Rhythm is key to language acquisition. Across languages, rhythmic features highlight fundamental linguistic elements of the sound stream and structural relations among them. A sensitivity to rhythmic features, which begins in utero, is evident at birth. What is less clear is whether rhythm supports infants' earliest links between language and cognition. Prior evidence has documented that for infants as young as 3 and 4 months, listening to their native language supports the core cognitive capacity of object categorization. This precocious link (...) is initially part of a broader template: listening to a non-native language from the same rhythmic class as and to vocalizations of non-human primates provide English-acquiring infants the same cognitive advantage as does listening to their native language. Here, we implement a machine-learning approach to ask whether there are acoustic properties, available on the surface of these vocalizations, that permit infants' to identify which vocalizations are candidate links to cognition. We provided the model with a robust sample of vocalizations that, from the vantage point of English-acquiring 4-month-olds, either support object categorization or fail to do so. We assess whether supervised ML classification models can distinguish those vocalizations that support cognition from those that do not, and which class of acoustic features best support that classification. Our analysis reveals that principal components derived from rhythm-relevant acoustic features were among the most robust in supporting the classification. Classifications performed using temporal envelope components were also robust. These new findings provide in principle evidence that infants' earliest links between vocalizations and cognition may be subserved by their perceptual sensitivity to rhythmic and spectral elements available on the surface of these vocalizations, and that these may guide infants' identification of candidate links to cognition. (shrink)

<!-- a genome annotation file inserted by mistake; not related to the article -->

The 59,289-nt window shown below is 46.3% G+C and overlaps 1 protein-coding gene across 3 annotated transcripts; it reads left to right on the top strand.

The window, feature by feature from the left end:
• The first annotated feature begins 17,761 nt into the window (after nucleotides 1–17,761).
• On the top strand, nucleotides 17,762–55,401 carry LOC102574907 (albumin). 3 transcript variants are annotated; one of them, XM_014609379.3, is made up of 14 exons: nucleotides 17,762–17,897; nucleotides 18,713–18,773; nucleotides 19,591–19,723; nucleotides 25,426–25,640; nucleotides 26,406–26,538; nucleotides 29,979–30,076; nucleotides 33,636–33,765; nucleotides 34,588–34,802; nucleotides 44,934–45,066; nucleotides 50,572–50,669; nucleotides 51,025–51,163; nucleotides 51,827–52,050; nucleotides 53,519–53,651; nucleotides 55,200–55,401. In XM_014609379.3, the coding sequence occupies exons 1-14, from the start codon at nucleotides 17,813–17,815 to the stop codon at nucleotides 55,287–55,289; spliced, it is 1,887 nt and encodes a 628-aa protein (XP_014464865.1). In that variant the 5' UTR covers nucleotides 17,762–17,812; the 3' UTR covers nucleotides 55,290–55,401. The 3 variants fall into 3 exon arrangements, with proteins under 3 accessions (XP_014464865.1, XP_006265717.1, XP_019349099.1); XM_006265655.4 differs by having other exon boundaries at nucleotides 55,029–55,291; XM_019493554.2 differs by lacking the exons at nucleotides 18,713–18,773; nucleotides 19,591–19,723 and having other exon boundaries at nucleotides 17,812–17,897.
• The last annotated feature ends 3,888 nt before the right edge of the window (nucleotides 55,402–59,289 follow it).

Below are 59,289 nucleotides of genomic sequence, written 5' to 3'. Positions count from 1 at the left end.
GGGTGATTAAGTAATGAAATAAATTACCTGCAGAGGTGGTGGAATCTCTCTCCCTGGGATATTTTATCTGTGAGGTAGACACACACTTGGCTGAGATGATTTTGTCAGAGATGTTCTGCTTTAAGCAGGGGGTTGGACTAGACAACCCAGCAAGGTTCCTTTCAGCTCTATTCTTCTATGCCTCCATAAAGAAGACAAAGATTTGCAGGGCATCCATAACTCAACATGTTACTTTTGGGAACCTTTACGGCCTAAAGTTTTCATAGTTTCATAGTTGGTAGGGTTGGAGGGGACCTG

Bloom provides a masterful synthesis of recent advances in word-learning, placing them within the framework of abiding theoretical issues. I will augment and challenge his approach by underscoring the significance of word extension for questions concerning (a) the origin and evolution of infants' expectations, and (b) domain-specificity in word-learning.